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Review of Father of Lies at the Vault Festival

Sasha Roberts and Tom Worsley in Father of Lies
Sasha Roberts and Tom Worsley in Father of Lies

One of the amazing things about the Vault Festival – currently in full swing under Waterloo Station – is the sheer variety of productions that can be seen. I’ve watched a feminist show using the magic of Madonna’s music to get the point across, a farce based around the Holocaust, not to mention a dodgy one-act play about a bus stop and a cello. However, my latest venture to the festival was my first horror show as I went into the Cavern to see Bête Noire Productions’ Father of Lies.

Father of Lies is written and performed by Sasha Roberts and Tom Worsley, two very amiable young men with a taste for the macabre. Their production is based on a true story of a murder, or maybe a double murder, that took place in Würzburg, in what was then West Germany in 1973. It is part presentation and part reenactment as the two guys take the audience through a story which involves the church – in the shape of Father Anselm Neumann, a runaway Jewish girl and the cult of the Erlkonig or Alder King among many other elements guaranteed to grab an audience and hold them spellbound through the roughly fifty minute runtime.

Without giving too much away, the show starts very gently with a bit of audience interaction and a confession of an experience from Tom that sets the mind thinking. And that is a lot of how this show works. In a very smoky atmosphere and with only some candles, an old-fashioned slide projector and a vintage perambulator, Tom and Sasha tell the story in both a matter of fact way – with images of the people concerned and copies of letters, etc – but also with the very intense acting of scenes from the story. There are odd and unexpected moments with lights and sounds, where Director Stephen Sobal added some disorientation and a very palpable sense of ‘othortworldliness’ so the proceedings which all enhanced the rather spooky atmosphere created by the performers and the story itself.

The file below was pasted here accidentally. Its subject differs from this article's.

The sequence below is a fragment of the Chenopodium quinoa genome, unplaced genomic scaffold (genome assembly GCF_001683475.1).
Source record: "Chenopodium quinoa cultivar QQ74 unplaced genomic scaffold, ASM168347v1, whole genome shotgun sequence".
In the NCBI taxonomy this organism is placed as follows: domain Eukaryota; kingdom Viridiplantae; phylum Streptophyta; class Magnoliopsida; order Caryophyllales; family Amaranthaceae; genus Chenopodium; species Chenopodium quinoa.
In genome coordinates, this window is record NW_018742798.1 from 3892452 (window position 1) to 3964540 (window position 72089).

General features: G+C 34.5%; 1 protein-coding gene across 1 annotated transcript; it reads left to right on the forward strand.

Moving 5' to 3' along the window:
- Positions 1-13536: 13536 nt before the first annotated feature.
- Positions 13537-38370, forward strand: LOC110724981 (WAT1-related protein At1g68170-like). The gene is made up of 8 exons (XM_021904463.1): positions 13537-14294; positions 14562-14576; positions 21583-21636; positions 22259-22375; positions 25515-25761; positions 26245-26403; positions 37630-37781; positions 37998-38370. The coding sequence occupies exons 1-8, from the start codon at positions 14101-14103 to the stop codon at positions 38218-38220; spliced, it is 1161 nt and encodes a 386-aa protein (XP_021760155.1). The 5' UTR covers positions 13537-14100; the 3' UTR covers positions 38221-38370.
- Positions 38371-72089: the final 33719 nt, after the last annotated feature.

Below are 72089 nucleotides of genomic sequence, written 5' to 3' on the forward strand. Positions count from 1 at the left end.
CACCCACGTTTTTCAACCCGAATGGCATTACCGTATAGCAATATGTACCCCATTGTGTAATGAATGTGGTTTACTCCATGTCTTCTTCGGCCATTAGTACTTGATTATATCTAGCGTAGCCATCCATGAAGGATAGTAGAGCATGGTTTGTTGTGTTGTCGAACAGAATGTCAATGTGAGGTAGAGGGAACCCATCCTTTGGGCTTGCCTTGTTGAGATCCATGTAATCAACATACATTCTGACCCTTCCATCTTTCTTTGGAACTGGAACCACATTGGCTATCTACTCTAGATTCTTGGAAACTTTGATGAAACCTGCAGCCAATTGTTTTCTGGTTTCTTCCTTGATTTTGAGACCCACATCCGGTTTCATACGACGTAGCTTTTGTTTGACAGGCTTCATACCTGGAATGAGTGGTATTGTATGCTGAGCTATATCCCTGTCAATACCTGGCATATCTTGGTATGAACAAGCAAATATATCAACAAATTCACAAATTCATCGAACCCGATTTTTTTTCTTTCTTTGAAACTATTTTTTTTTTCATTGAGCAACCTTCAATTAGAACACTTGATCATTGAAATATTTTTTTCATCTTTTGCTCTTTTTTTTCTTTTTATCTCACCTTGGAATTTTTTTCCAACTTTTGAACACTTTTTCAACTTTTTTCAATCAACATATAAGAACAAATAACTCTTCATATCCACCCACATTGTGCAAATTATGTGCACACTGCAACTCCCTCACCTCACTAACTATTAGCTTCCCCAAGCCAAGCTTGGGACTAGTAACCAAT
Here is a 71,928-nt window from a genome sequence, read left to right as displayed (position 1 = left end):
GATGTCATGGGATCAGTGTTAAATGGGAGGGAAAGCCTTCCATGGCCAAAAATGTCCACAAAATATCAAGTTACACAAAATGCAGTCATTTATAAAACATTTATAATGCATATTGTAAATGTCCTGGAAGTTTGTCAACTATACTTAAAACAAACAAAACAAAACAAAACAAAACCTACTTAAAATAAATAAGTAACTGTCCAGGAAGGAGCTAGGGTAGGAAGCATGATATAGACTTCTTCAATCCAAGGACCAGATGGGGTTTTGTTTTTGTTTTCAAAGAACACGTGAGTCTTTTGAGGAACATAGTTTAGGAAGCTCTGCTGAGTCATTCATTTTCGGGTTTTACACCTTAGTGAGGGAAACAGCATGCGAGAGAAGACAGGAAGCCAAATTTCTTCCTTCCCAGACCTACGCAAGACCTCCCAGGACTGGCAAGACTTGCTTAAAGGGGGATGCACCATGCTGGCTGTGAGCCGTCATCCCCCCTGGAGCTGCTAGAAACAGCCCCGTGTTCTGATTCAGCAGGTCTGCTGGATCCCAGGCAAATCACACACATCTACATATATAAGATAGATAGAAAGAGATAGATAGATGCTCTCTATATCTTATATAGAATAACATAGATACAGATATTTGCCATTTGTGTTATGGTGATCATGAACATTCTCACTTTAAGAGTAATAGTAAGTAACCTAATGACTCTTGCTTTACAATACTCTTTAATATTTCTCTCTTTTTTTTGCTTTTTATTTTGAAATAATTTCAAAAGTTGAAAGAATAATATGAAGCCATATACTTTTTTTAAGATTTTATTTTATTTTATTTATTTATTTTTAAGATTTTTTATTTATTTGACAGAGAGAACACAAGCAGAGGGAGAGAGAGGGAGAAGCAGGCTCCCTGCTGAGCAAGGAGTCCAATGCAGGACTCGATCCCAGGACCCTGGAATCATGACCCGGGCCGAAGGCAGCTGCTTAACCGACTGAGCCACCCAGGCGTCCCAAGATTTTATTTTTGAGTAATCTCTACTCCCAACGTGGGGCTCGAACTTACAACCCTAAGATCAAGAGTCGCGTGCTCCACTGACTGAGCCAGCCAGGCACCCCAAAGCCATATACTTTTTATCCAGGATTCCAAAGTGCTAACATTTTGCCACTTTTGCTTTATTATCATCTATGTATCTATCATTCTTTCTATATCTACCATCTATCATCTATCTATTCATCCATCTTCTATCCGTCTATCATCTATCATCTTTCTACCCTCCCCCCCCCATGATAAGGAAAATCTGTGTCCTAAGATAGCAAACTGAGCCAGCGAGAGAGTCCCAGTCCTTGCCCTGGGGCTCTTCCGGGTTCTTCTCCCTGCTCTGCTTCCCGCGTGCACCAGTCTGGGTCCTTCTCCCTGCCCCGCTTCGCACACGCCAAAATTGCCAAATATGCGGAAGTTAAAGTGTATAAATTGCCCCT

Whilst I thoroughly enjoyed and was slightly spooked by, Father of Lies, I do have two minor criticisms, I would have liked the show to be slightly longer with Tom and Sasha leading a debate with the audience on what they had just witnessed/lived through. As I was on my own, I had nobody to sit in the bar with and spend the next hour thrashing out all the possible theories. My other problem was that the Cavern felt too large a space for the show. With the traverse stage and the two performers at either end on occasion, I was in danger of getting ‘Wimbledon Neck’ from swinging left and right to watch the current speaker.

Having said that, Tom and Sasha put on a really great and highly entertaining show with Father of Lies. The actual story is quite fascinating and the telling of it worked really well. Ultimately, whilst not being a horror in the traditional sense Father of Lies really got into my mind, though the fact I slept with the light on last night is purely coincidental, honest.

4 stars

Review by Terry Eastham

After sell-out shows at the Edinburgh Fringe and the London Horror Festival, true crime thriller Father of Lies returns to London for six performances only, playing at VAULT Festival from Wednesday 28 February to Sunday 4 March 2018.

Using photographs, letters and police reports uncovered during a year of research and investigation, Father of Lies tells for the first time the chilling true story of a mysterious and unsolved murder in West Germany, 1973. Part documentary and part performance, Making a Murderer meets Rosemary’s Baby in this sinister story of a haunted priest, a jealous widower and a satanic cult, which poses the question; is what you believe more important than what is actually real?

Father of Lies is written and performed by Sasha Roberts and Tom Worsley, who met at Bristol University in 2004 and bonded over a shared love of horror films and literature. Using facts and evidence uncovered by meticulous research, they retell this extraordinary story through a mixture of presentation and performance, acting as narrators, documentarians and performers to bring to life their shocking discoveries, and draw the audience into this dark, chilling history.

Venue: VAULT Festival, The Vaults, Leake St, Waterloo, London SE1 7NN
Dates: Wednesday 28 February – Sunday 4 March 2018


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